We spent 2 very nice days here enjoying the first bit of warmth of our trip. The palm tree lined beach looked like the California that we had expected-not the windy, fog shrouded rough coast we had endured to San Francisco. When we arrived the dockmaster made us put a dye pill in the heads, just to keep us honest, so to speak. So it was put on the slippers and shuffle down to the loo in the night, but I must admit to standing at the end of the boat during the night looking at the stars!
Next on the agenda was Oxnard, which we made earlier in the day, it is so much nicer coming in in the day light! We went ashore for a quick look around and managed to book our return tickets back from San Diego to Edmonton. Jack and Leif were successful in finding a pub up the road and Jackie and Janice returned to the boat. Oxnard has been hard hit by the recession with many business shut down and the whole place had a rather listless air about it.
Newport Beach came next, a most agreeable and undoubtedly well heeled community. What a contrast to Oxnard. We only stayed the one night and had dinner aboard so did not explore the area. We did go up the channel to see some of the homes and ogle the boats. Some pretty expensive places, everyone agreed that we could easily live here, but we would have to win the lotto.
The following morning we set off on the final leg of this trip and hoped to make San Diego in daylight, and we might have had it not been for the American Navy that got in our way. We we motoring along quite nicely, everyone reading or lazing in the sun when out of the mist appears a rather large military ship. We had been monitoring the VHF and were aware of the exercises taking place but we appeared to be clear. We were expected to maintain a 5 mile clear zone so we altered course towards the coast. Everything seemed to be going great until the ship did the same, oops, so we turn again. All seemed fine until out of the mist comes three whirling clouds of sea spray. All this amidst the threat of a live fire drill, were they going to use us as target practice? That was Jackie's opinion and she was very nervous with all the military activity. Our little plastic boat wouldn't be much of a match up against the U.S. military. Plus somewhere off in the haze was an aircraft carrier broadcasting that it was making continued starboard turns, oh wonderful, how do we avoid him when we cannot even see?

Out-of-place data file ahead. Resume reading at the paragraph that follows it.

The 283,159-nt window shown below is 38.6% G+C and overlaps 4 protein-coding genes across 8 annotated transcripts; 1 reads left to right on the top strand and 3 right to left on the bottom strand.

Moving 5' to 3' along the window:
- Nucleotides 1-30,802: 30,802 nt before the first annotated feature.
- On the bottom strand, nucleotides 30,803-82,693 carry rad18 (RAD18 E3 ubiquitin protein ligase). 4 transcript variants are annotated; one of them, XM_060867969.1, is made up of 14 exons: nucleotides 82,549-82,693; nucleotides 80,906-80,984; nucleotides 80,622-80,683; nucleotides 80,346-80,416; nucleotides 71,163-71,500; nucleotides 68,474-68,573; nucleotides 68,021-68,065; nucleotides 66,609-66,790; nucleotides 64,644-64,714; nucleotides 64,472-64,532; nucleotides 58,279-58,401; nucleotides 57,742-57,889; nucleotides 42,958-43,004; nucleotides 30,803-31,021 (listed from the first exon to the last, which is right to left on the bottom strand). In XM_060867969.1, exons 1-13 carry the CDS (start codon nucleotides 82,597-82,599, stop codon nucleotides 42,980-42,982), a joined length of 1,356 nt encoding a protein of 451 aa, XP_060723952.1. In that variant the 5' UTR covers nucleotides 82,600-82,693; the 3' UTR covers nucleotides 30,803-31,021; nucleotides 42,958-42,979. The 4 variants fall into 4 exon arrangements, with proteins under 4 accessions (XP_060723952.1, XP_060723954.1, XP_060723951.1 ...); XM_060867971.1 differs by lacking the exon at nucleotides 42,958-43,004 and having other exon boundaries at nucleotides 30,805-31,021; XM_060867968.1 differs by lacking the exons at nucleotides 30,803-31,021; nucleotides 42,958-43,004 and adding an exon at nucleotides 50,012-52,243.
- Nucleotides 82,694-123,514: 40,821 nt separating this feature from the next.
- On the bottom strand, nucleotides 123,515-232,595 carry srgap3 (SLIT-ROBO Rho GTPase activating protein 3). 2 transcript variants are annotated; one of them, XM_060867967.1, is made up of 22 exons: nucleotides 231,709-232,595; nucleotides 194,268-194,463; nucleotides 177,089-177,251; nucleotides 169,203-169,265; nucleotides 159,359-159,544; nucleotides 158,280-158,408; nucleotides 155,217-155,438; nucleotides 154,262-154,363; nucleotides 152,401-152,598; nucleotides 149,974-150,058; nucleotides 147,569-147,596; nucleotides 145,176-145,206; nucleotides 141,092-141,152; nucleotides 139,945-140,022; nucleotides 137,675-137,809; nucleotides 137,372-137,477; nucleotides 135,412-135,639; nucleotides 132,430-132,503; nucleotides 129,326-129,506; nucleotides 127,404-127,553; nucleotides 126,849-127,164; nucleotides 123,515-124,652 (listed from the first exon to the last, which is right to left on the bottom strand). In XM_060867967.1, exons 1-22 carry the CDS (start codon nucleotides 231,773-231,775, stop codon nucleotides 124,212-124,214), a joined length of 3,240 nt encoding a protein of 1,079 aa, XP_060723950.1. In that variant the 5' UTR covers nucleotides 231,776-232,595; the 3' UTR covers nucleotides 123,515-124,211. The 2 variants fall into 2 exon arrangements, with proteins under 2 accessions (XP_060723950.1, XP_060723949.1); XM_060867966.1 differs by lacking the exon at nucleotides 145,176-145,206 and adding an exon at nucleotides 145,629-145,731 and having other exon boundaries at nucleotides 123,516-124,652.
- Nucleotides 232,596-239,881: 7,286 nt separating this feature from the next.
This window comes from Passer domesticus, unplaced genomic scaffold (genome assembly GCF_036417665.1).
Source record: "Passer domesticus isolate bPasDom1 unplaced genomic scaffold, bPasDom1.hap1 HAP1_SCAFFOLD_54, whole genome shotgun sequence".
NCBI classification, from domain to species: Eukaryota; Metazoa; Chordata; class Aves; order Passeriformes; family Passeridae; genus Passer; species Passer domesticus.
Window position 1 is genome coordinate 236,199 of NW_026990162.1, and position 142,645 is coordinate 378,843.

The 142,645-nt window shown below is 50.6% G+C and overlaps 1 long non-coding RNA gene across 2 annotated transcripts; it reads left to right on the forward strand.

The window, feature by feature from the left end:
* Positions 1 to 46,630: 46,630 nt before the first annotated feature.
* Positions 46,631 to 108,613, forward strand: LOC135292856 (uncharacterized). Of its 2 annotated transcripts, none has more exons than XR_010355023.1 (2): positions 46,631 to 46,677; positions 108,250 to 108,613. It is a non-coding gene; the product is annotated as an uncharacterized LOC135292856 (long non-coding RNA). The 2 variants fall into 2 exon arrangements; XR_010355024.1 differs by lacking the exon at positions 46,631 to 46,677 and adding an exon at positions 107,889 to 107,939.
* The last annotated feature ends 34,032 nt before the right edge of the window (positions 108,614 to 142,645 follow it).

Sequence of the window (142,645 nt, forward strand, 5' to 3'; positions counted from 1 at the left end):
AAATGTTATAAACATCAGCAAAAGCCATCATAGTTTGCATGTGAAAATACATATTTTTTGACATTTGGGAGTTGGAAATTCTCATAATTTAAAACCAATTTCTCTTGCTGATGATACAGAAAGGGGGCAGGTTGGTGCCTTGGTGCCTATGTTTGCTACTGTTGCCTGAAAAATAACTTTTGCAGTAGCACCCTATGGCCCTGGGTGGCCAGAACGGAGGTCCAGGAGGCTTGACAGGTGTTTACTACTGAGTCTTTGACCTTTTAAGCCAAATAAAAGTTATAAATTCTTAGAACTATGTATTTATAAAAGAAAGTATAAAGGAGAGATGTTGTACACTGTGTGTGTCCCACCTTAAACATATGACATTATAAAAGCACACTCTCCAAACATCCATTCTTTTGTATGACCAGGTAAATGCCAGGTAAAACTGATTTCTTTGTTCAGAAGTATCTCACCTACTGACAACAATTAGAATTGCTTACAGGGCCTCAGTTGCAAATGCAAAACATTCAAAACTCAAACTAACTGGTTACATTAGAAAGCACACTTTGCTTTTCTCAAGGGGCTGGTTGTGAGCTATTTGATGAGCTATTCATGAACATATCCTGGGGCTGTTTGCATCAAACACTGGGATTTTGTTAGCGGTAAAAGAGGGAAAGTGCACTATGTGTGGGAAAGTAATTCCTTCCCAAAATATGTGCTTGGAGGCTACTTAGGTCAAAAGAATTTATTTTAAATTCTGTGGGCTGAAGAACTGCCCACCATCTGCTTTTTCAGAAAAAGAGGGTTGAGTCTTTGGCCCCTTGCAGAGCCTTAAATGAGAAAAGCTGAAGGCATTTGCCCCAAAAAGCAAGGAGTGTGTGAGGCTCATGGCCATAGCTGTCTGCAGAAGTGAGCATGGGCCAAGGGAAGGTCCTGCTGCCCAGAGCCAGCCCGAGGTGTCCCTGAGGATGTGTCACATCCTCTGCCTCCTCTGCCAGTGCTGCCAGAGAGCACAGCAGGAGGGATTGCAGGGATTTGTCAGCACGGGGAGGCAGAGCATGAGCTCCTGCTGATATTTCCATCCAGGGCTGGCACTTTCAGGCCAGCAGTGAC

It turned out that three hovercraft were barreling down on us and us going just 6 knots just how could we get out of the way? The first roared up and stopped directly in front of us about 2 miles away, the second went roaring past him to disappear in the mist and the third stopped some way from us towards the land. We had no idea what to do but as no one was shouting at us we maintained our course. It was a bit interesting to see what appeared to be white puffs coming from one of the craft, was this the live fire? We don't know for sure but the big ship dropped its transom and the three hovercraft roared inside and the ship steamed away, leaving us a bit confused and not a little shaken.
We made San Diego harbor entrance in daylight and went up the channel just as dusk was falling. We had telephoned the Kona Kai marina during the day and were told to grab any slip and sort it out in the morning, And this we did, our poor little vessel could fit sideways with room to spare in the slip, we won't even guess how long the slip was but three of us could fit easily. We were now in the land of the super yachts, most of them had tenders the size of our intrepid little craft.
Our stay, though brief, was filled as we took Jack and Janice sight seeing. We visited all the usual tourist sights and even managed a trip to the Midway, a huge decommissioned aircraft carrier moored on the front. It wasn't long before we had to bid adios (trying out my Spanish already!) to our friends and the next day we also left the boat to return to Edmonton for 6 weeks. We still had loads of loose ends to look after before we leave for Mexico and the next stage of our adventure.